Pro Tips For A Road Trip

Some of OP’s top professional contributors offer up suggestions about key gear and other items to bring on your next photo road trip

| James Kay |

Bring A Buddy. I bring my wife, Susie. It’s great to have a person available if I want to include someone in the shot for perspective. She also comes in handy for loading up with all my heavy gear and for sending down the trail ahead of me in case there’s a bear or rattlesnake. Actually, that doesn’t work. The second person always gets nailed.

Weather Radio. When I can’t get a signal with my phone, a weather radio gives me another option for finding out what’s up with the crazy weather around me.

Binoculars. I’ll often scope out the terrain from a distance to locate potentially interesting landforms in the canyons of southern Utah. They also work well when trying to decide if those marks on the rocks in the distance are just natural markings or actually petroglyphs.

Duct Tape. 1,001 uses.

| Dewitt Jones |

Hex Wrench. An extra L-shaped hex wrench in the correct size to tighten the quick-release mount to the camera is always with me. Many quick-release mounts need a hex wrench to tighten. Not having one of these can ruin your whole trip.

Microfiber Cleaning Cloths. I carry a little spray bottle of filtered water to help clean salt spay off my lenses or filters. Keep the cloths in a

zip-top bag to protect them from picking up contaminants, which could inadvertently scratch your lens or filter.

A Sleep Mask And A Set Of Ear Plugs. Both have saved my bacon when I’m trying to get a good night’s sleep before a morning shoot when I find myself in a loud motel or a moonlit campground.

Dewitt’s Brush. I always have a good, stiff brush to clean grit from my camera and tripod. I use a shaving brush—it really helps dig sand out of crevices of your equipment. You can still buy that brush at B&H Photo. It’s called Dewitt’s Boar Bristle Brush.

| Jim Clark |

iPad With The Complete Set Of Audubon Field Guide Apps. I’m always curious as to what it is I’m photographing. For anything that I can’t identify, these wonderful apps provide not only images, but species descriptions, calls for birds and range maps. Instead of the hefty field guides, the apps give the nature photographer a very portable and lightweight library of natural history information. The apps are from Green Mountain Digital and available as downloads from iTunes.

Beanbag From Wildlife Imaging. This beanbag is designed for use on a vehicle window. The bag makes a great steady platform for my Nikkor 200-400mm VR lens or the much larger Nikkor 600mm ƒ/4 lens. The bag can be used for doing macro work at ground level, too.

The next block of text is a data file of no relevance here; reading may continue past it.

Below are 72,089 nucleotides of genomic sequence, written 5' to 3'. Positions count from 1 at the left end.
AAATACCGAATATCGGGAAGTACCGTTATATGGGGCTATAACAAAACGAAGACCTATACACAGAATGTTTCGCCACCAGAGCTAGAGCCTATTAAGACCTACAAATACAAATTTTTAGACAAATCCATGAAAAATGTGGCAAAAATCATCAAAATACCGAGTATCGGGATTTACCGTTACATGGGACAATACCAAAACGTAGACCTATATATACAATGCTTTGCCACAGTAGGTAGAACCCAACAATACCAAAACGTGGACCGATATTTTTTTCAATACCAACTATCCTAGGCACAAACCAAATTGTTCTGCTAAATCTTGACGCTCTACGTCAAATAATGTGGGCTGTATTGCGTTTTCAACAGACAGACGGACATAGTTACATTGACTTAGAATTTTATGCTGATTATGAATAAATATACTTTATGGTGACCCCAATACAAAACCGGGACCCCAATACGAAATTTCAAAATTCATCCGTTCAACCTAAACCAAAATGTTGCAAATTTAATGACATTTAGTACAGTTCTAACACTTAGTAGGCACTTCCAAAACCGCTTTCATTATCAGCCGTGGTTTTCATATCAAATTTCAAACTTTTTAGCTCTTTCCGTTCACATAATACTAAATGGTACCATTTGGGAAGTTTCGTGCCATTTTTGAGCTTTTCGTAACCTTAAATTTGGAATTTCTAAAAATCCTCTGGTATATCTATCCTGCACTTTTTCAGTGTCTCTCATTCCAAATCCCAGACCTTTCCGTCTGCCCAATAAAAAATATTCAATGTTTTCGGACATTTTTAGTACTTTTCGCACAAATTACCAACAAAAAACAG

Eckla Eagle Car Door Lens Support. When photographing at national wildlife refuges, I use this window mount, which provides a sturdy platform for my Nikkor 600mm ƒ/4 lens. I attach a Wimberley WH-200 Gimbal tripod head. With this setup, I’m ready to go for photographing wildlife from the cover and concealment of my vehicle.

Grip Pad. Textured rubber jar lid remover pads are invaluable for loosening filters that have been tightened just a bit too much on your lens. I can’t tell you the number of times I’ve used these at my workshops to help a student get a filter off his or her lens. I always tuck one in my photo vest.

| Justin Black |

Wellies. Knee-high rubber boots provide go-anywhere photographic freedom when working in wet vegetation, near streams and lakes or along the coast.

Gardener’s Kneeling Pad. These lightweight foam pads are fantastic when working low to the ground doing landscape or macro work. They’re worth their weight in gold in terms of comfort, and I credit them with preserving my knees.

Sleeping Bag And Pad. Few people realize that it’s legal to camp spontaneously on much of our national forest and BLM land (check restrictions in the areas you travel in). When you want to be on location for sunrise, there’s nothing like driving in close the night before to sleep under the stars in a nice warm bag. If the weather forecast is good and the area isn’t too buggy, a bag and pad may be all you need.

| Jack Dykinga |

Headlamps. I like my Petzl Tikka XP2, but I have a couple of Princetons and a Black Diamond. Whether it’s for early-morning setups, light painting or finding the way back to the truck after a long evening hike, you need light.

Really Right Stuff L Bracket. I use this to enable fast switches from vertical to horizontal compositions. It also acts as a sort of roll cage, protecting my Nikon D3X from harm.

A Hair Pick Or Large Comb. Combs are the only way to safely remove deadly cholla cactus buds when they become embedded in my flesh!

| Kerrick James |

Therm-a-Rest® Pad. Depending on the location, I carry one of these small pads. It’s large enough to place my camera bag on when the surface is less than trustworthy (think fine gypsum sand at White Sands National Monument) or to lay out a picnic lunch; it’s not a bad pillow, either.